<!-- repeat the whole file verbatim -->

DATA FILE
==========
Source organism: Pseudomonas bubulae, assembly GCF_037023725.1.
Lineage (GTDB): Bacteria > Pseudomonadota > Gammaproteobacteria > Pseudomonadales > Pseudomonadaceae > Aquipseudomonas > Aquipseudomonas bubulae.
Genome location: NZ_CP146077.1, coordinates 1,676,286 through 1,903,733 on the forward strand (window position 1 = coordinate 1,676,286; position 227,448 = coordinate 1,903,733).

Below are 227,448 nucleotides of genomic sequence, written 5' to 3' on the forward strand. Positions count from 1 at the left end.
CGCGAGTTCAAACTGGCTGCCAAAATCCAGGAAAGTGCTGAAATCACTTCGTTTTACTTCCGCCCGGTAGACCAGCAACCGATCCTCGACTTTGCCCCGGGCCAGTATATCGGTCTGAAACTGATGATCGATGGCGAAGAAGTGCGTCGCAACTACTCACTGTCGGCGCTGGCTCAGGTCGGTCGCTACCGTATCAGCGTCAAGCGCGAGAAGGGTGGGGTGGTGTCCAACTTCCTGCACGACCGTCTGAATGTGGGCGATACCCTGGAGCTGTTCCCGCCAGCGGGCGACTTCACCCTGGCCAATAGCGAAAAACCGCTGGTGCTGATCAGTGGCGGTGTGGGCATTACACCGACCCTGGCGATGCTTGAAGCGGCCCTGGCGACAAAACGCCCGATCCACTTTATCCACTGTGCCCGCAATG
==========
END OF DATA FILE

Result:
Source organism: Pseudomonas bubulae, assembly GCF_037023725.1.
Lineage (GTDB): Bacteria > Pseudomonadota > Gammaproteobacteria > Pseudomonadales > Pseudomonadaceae > Aquipseudomonas > Aquipseudomonas bubulae.
Genome location: NZ_CP146077.1, coordinates 1,676,286 through 1,903,733 on the forward strand (window position 1 = coordinate 1,676,286; position 227,448 = coordinate 1,903,733).

Below are 227,448 nucleotides of genomic sequence, written 5' to 3' on the forward strand. Positions count from 1 at the left end.
CGCGAGTTCAAACTGGCTGCCAAAATCCAGGAAAGTGCTGAAATCACTTCGTTTTACTTCCGCCCGGTAGACCAGCAACCGATCCTCGACTTTGCCCCGGGCCAGTATATCGGTCTGAAACTGATGATCGATGGCGAAGAAGTGCGTCGCAACTACTCACTGTCGGCGCTGGCTCAGGTCGGTCGCTACCGTATCAGCGTCAAGCGCGAGAAGGGTGGGGTGGTGTCCAACTTCCTGCACGACCGTCTGAATGTGGGCGATACCCTGGAGCTGTTCCCGCCAGCGGGCGACTTCACCCTGGCCAATAGCGAAAAACCGCTGGTGCTGATCAGTGGCGGTGTGGGCATTACACCGACCCTGGCGATGCTTGAAGCGGCCCTGGCGACAAAACGCCCGATCCACTTTATCCACTGTGCCCGCAATG